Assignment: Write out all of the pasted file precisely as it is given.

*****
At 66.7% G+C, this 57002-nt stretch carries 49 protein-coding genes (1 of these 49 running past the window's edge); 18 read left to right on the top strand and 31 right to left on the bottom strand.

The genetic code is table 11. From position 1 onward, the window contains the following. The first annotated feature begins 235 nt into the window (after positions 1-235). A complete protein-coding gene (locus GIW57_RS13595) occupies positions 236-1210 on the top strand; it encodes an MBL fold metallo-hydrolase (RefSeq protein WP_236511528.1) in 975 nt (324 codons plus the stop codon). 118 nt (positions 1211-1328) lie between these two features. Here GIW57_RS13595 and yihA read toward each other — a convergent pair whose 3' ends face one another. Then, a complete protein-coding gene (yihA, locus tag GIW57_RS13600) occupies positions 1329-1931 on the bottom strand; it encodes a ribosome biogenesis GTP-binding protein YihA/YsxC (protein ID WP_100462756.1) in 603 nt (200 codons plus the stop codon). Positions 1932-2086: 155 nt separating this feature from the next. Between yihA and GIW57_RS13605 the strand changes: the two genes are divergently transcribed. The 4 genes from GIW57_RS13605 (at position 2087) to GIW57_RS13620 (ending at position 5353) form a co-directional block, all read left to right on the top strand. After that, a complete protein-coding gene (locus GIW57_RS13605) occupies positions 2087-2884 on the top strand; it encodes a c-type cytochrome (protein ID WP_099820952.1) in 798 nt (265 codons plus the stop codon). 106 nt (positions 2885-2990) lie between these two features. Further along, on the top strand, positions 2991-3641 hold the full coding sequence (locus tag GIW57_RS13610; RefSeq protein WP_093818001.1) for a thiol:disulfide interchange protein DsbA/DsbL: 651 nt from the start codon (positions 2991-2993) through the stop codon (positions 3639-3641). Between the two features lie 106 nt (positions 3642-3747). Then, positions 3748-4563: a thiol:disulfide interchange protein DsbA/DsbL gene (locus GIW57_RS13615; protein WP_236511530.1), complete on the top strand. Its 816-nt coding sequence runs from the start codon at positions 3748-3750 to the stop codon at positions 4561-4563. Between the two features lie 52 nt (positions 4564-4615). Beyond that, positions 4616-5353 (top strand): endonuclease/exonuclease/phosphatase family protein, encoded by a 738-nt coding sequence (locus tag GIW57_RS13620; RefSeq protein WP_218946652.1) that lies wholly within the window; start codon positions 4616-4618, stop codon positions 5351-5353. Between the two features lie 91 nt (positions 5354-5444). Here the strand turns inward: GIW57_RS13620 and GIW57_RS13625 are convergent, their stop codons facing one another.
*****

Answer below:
At 66.7% G+C, this 57002-nt stretch carries 49 protein-coding genes (1 of these 49 running past the window's edge); 18 read left to right on the top strand and 31 right to left on the bottom strand.

The genetic code is table 11. From position 1 onward, the window contains the following. The first annotated feature begins 235 nt into the window (after positions 1-235). A complete protein-coding gene (locus GIW57_RS13595) occupies positions 236-1210 on the top strand; it encodes an MBL fold metallo-hydrolase (RefSeq protein WP_236511528.1) in 975 nt (324 codons plus the stop codon). 118 nt (positions 1211-1328) lie between these two features. Here GIW57_RS13595 and yihA read toward each other — a convergent pair whose 3' ends face one another. Then, a complete protein-coding gene (yihA, locus tag GIW57_RS13600) occupies positions 1329-1931 on the bottom strand; it encodes a ribosome biogenesis GTP-binding protein YihA/YsxC (protein ID WP_100462756.1) in 603 nt (200 codons plus the stop codon). Positions 1932-2086: 155 nt separating this feature from the next. Between yihA and GIW57_RS13605 the strand changes: the two genes are divergently transcribed. The 4 genes from GIW57_RS13605 (at position 2087) to GIW57_RS13620 (ending at position 5353) form a co-directional block, all read left to right on the top strand. After that, a complete protein-coding gene (locus GIW57_RS13605) occupies positions 2087-2884 on the top strand; it encodes a c-type cytochrome (protein ID WP_099820952.1) in 798 nt (265 codons plus the stop codon). 106 nt (positions 2885-2990) lie between these two features. Further along, on the top strand, positions 2991-3641 hold the full coding sequence (locus tag GIW57_RS13610; RefSeq protein WP_093818001.1) for a thiol:disulfide interchange protein DsbA/DsbL: 651 nt from the start codon (positions 2991-2993) through the stop codon (positions 3639-3641). Between the two features lie 106 nt (positions 3642-3747). Then, positions 3748-4563: a thiol:disulfide interchange protein DsbA/DsbL gene (locus GIW57_RS13615; protein WP_236511530.1), complete on the top strand. Its 816-nt coding sequence runs from the start codon at positions 3748-3750 to the stop codon at positions 4561-4563. Between the two features lie 52 nt (positions 4564-4615). Beyond that, positions 4616-5353 (top strand): endonuclease/exonuclease/phosphatase family protein, encoded by a 738-nt coding sequence (locus tag GIW57_RS13620; RefSeq protein WP_218946652.1) that lies wholly within the window; start codon positions 4616-4618, stop codon positions 5351-5353. Between the two features lie 91 nt (positions 5354-5444). Here the strand turns inward: GIW57_RS13620 and GIW57_RS13625 are convergent, their stop codons facing one another.